Austin, the state capital of Texas and home of the University of Texas, was ranked No. 1 in the U.S. News & World Report's list of 100 Best Places to Live in America. Photo by Wikimedia Commons/Argash.
Feb. 7 (UPI) -- Austin, Texas, was ranked No. 1 on the U.S. News & World Report's list of the 100 Best Places to Live in America.
The publication ranked the country's 100 largest metropolitan areas on desirability (15 percent), value (25 percent), job market (20 percent), quality of life (30 percent) and net migration (10 percent).
Denver, which was ranked No. 1 last year, dropped to No. 2.
Rounding out the top 10 are No. 3, San Jose, Calif.; No. 4, Washington, D.C.; No. 5, Fayetteville, Ark.; No. 6, Seattle; No. 7: Raleigh and Durham, N.C; No. 8: Boston; No. 9: Des Moines, Iowa; No. 10: Salt Lake City.
"U.S. News & World Report's Best Places to Live rankings are intended to help readers make the most informed decision when choosing where to settle down," the publication wrote on its website.
Austin earned an overall score of 7.8 out of 10. Its highest score was in net migration -- people moving to or away -- with a 9.8 score and the second best was desirability with an 8.4.
In the article about the new ranking, local expert Eva Ruth Moravec wrote: "About 50 people move to Austin every day, drawn to the Texas capital's music, outdoor spaces and cultural institutions. ... Austin remains rich in history, from the bronze statue of Stevie Ray Vaughan that greets visitors near the river, to the stately Capitol that anchors downtown, to the LBJ Presidential Library at the University of Texas at Austin."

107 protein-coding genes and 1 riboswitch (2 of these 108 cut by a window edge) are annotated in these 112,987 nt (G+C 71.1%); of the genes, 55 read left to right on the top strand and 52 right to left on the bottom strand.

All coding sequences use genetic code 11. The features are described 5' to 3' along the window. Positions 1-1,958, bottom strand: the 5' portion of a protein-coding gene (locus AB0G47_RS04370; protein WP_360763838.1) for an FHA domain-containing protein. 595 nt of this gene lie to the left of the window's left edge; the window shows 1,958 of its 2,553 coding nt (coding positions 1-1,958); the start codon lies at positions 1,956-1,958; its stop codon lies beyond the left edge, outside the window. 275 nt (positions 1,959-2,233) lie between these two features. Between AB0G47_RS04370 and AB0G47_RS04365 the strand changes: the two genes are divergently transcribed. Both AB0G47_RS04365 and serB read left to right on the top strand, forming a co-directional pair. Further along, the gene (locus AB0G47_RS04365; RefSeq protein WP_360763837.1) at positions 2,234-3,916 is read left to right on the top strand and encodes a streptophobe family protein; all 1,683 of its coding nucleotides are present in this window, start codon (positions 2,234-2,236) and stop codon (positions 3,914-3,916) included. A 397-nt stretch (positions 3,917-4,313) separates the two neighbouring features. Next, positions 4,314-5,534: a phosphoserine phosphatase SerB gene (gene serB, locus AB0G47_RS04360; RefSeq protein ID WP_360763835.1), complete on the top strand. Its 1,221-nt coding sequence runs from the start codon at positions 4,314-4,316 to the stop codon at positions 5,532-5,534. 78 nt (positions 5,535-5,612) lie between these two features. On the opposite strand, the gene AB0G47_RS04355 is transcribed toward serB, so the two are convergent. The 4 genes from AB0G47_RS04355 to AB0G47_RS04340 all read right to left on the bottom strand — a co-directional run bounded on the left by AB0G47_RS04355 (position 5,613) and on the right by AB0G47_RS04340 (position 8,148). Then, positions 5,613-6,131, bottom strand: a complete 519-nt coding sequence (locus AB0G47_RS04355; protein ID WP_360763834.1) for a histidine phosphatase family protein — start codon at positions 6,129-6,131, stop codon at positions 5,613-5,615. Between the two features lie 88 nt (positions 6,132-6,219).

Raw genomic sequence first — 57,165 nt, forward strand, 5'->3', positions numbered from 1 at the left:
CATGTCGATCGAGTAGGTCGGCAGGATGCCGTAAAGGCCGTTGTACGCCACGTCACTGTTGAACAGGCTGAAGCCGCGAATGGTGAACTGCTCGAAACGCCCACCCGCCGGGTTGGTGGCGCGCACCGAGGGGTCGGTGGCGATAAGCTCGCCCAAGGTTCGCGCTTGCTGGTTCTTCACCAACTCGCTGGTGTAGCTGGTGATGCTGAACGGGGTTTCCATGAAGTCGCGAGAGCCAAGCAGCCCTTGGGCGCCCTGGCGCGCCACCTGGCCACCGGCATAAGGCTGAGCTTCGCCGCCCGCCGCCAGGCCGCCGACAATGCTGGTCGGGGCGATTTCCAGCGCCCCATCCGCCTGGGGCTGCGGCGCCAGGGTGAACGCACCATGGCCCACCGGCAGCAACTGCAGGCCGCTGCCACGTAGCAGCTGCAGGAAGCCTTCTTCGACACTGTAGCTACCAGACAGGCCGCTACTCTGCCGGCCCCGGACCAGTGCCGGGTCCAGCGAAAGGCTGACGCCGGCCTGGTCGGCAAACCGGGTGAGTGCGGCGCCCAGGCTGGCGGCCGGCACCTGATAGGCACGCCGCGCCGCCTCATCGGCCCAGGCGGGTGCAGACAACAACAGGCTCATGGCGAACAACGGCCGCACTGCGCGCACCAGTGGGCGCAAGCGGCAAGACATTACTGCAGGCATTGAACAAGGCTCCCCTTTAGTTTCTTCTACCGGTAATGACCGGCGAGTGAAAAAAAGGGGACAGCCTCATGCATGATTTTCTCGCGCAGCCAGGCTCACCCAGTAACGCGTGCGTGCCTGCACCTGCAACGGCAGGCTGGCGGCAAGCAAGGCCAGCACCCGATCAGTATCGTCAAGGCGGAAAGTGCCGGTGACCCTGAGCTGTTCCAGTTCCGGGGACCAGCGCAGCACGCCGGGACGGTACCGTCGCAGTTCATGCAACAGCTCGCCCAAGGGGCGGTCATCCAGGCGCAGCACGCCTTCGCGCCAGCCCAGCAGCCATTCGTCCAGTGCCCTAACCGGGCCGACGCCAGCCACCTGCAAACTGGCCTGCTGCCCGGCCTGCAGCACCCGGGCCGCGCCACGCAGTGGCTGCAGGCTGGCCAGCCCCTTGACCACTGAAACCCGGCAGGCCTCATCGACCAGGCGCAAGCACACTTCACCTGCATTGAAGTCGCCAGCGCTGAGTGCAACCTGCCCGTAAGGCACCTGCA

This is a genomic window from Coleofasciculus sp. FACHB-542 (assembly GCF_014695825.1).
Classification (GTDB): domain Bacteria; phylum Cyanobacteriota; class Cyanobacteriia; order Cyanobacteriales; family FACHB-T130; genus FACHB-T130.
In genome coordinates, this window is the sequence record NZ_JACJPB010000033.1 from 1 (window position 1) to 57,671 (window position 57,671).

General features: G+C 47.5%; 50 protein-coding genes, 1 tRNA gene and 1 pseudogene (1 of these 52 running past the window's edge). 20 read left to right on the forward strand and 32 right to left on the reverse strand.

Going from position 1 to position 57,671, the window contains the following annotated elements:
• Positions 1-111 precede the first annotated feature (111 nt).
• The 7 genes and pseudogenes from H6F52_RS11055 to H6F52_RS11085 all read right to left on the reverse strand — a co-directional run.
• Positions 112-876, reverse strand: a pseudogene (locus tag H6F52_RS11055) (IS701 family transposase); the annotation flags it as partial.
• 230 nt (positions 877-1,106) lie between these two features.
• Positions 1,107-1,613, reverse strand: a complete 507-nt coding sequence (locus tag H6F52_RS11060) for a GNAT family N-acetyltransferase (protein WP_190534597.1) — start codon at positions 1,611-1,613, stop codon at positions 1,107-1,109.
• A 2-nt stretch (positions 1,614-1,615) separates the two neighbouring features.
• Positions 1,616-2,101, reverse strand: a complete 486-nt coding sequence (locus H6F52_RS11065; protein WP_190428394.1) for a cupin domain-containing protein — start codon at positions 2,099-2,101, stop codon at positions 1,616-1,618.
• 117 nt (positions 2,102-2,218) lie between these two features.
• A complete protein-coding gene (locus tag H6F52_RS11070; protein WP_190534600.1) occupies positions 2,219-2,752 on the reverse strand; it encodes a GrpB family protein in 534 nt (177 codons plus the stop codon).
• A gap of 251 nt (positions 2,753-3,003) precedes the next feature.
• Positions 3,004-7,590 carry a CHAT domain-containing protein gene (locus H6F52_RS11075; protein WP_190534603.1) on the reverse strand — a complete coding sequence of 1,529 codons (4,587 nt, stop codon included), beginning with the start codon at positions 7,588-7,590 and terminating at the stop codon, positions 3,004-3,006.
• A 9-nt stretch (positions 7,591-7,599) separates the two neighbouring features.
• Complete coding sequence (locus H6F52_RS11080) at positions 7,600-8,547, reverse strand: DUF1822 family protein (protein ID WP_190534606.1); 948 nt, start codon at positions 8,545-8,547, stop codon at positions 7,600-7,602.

Austin was established along the Colorado River on the edge of the Hill Country in 1839.
According to U.S. News & World Report, Austin's metro population is 1,889,094 with an average annual salary of $49,560, $262,182 median home price, median age of 33.6 years, unemployment rate of 3.2 percent, average high temperature of 79.7 degrees and average low of 54.8 degrees, and a 26.2-minute average commute time.
"We celebrate what we're doing right to be ranked first, recognizing it also highlights the accompanying affordability, equity and mobility challenges that our city faces," Austin Mayor Steve Adler said Tuesday in a statement. "Inherent in that ranking is the strength to manage growth so we can preserve Austin's special spirit."
Thousands of Americans were surveyed to find out what they value in a hometown. The methodology also factored in demographic data from the U.S. Census Bureau, crime stats from the FBI, and information from the Bureau of Labor Statistics. U.S. News also ranked the high schools and hospitals.
"The metro areas that do well are the ones with strong job markets and high quality of life," Kim Castro, executive editor of U.S. News, said in a statement.